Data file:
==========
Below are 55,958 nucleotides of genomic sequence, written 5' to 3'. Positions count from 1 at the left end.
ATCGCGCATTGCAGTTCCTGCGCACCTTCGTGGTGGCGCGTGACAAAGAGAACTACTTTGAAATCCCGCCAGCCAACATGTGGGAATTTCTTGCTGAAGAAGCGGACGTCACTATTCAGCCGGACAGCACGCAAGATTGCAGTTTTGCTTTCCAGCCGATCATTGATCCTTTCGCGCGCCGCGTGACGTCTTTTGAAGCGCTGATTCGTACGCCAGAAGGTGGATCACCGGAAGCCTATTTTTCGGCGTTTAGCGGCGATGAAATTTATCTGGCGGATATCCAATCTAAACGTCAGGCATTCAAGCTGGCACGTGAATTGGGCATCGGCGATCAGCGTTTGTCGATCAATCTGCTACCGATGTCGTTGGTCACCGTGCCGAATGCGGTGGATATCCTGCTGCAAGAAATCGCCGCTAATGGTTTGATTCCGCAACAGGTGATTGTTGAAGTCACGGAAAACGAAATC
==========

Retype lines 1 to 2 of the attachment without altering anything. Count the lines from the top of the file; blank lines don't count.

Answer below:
Below are 55,958 nucleotides of genomic sequence, written 5' to 3'. Positions count from 1 at the left end.
ATCGCGCATTGCAGTTCCTGCGCACCTTCGTGGTGGCGCGTGACAAAGAGAACTACTTTGAAATCCCGCCAGCCAACATGTGGGAATTTCTTGCTGAAGAAGCGGACGTCACTATTCAGCCGGACAGCACGCAAGATTGCAGTTTTGCTTTCCAGCCGATCATTGATCCTTTCGCGCGCCGCGTGACGTCTTTTGAAGCGCTGATTCGTACGCCAGAAGGTGGATCACCGGAAGCCTATTTTTCGGCGTTTAGCGGCGATGAAATTTATCTGGCGGATATCCAATCTAAACGTCAGGCATTCAAGCTGGCACGTGAATTGGGCATCGGCGATCAGCGTTTGTCGATCAATCTGCTACCGATGTCGTTGGTCACCGTGCCGAATGCGGTGGATATCCTGCTGCAAGAAATCGCCGCTAATGGTTTGATTCCGCAACAGGTGATTGTTGAAGTCACGGAAAACGAAATC